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Generic Brand Video: In less than 3 minutes, every global corporate t.v. ad

Here is a wonderful video that captures every trope of early 21st century company brand messaging:

(ht DC/DZ)

Really, there’s nothing much to add to it, the video says it perfectly.  Much more perfectly, in fact, than my previous post about stock photography, which covered many of the same themes, albeit in a rambling, needs-to-edited-down-to-one-third-the-length-draft-blog-post sort of way.

Yeah, my friends, you know I love the meta-humor.

Also: The “Generic Brand Video” makes me realize that portraying diversity through a sequence of stock images is only slightly better than trying to do it with a single stock image.  In the end, if it looks like stock photography and if the ratios of skin tones are just a little too calibrated, than, yeah, it’s inauthentic.

Perfectly Balanced Ratio of Skin Tones

A client recently pointed me at a banner in their office that advertises their learning academy for employees.  She noted that all the people in the photograph were employees of the company, including her boss.  In other words, it was an authentic picture.

In the never-ending arms race of novelty and fashion in corporate aesthetics, expect to see more and more images of real life employees being featured in company ads and marketing materials.

..and expect to see more and more employees who are stock photo quality.




How to Give (and Receive) Free Advice, Coaching and other Professional Services… But Should You??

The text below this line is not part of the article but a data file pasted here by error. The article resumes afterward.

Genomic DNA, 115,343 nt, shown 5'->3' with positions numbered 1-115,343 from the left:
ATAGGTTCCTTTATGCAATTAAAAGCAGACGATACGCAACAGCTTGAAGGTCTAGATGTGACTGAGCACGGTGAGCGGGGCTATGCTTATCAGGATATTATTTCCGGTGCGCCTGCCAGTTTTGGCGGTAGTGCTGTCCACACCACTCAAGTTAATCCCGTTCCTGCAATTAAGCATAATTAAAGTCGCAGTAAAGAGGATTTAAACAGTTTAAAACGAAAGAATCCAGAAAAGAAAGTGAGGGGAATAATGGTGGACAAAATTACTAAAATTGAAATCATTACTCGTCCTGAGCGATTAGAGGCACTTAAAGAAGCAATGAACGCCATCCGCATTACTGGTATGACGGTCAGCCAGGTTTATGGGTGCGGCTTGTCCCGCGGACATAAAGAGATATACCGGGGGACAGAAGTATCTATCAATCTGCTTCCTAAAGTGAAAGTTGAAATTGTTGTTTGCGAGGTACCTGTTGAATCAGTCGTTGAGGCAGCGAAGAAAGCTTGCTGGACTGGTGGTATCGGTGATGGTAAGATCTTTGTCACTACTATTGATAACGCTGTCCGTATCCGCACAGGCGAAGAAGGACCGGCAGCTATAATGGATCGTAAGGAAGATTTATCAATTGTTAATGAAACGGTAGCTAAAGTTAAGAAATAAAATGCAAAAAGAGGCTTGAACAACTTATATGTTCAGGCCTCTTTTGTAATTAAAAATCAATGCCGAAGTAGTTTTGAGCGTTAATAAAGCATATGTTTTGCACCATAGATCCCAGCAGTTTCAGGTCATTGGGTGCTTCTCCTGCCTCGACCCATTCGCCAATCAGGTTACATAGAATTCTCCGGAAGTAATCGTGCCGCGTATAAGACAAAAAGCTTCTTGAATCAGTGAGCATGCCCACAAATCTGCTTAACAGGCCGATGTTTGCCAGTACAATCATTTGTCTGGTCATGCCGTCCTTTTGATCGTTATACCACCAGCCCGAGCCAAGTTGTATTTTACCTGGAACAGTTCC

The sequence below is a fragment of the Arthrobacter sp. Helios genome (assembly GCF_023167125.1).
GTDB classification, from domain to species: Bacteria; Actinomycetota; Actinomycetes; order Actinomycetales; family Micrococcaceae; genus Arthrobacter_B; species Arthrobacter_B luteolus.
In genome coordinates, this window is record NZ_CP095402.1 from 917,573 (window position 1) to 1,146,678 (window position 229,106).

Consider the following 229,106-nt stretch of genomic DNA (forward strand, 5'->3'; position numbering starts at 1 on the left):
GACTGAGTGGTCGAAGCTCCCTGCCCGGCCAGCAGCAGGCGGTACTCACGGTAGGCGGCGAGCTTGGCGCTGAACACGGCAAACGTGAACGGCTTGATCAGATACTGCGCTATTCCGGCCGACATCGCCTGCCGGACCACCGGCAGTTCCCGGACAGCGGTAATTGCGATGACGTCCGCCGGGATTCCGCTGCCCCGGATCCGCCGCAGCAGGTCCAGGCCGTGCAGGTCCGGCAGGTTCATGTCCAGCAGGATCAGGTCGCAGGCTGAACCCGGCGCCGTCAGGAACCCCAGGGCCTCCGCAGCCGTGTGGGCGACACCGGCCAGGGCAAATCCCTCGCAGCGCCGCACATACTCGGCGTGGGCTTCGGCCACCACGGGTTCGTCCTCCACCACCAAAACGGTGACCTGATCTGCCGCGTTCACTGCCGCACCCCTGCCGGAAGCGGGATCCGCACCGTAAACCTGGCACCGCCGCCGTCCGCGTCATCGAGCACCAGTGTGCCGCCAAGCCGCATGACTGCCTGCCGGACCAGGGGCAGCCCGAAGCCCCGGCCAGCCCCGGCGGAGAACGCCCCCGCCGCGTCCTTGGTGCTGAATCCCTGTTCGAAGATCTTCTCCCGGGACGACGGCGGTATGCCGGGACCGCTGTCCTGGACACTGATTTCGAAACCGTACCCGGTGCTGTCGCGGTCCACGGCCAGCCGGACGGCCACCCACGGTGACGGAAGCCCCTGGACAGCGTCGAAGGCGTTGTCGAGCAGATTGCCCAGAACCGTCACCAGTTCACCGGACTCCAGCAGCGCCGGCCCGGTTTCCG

Giving away products is a well-known method of marketing:  Companies are always giving away free samples for consumers to try:  food, drink, office supplies, pet supplies, deodorant sticks… usually in a small, consumable “trial size” format.  In a crowded marketplace that gets even more crowded with brand new Purple Cows every single day, the free sample is one of the most efficient ways for consumers to decide whether they like what a producer has to offer.

Knowledge is being given away too, in small “snackable” bits of insights and “how tos” in magazine articles, blog posts, podcast, seminars and so forth. Chris Anderson’s flawed-single-idea-manifesto-published-too-quickly-into-a-book which came out last year, Free, was devoted to this concept of “giving away the content to sell the service.”

It’s not about the gift as much as it is about the way the gift is given, and received.

But what about that?  What about giving away the service?   Unlike deodorant sticks and three-hundred-word essays, true professional services are a little harder to give away… especially professional development services such as consulting, training, coaching and advisory services such as tax and legal advice.

This (free, longish-but-still-snackable) post will explain why that’s the case, and give  some tips on how to overcome those difficulties — both for Givers (Professional Advisors, or “PA”s)  and Would-be Receivers (“WBR”s). After all, gracefully receiving a gift is sometimes harder than thoughtfully offering one.


  1. Why Would You Want to Give Away Your Professional Advisor (PA) Services?

  2. Five Types of Would-be Recipients (WBRs)

  3. Five Barriers to Gracefully Giving & Receiving Free PA Services (and how to overcome those barriers)

  4. Maybe This Is Not A Good Idea, After All?

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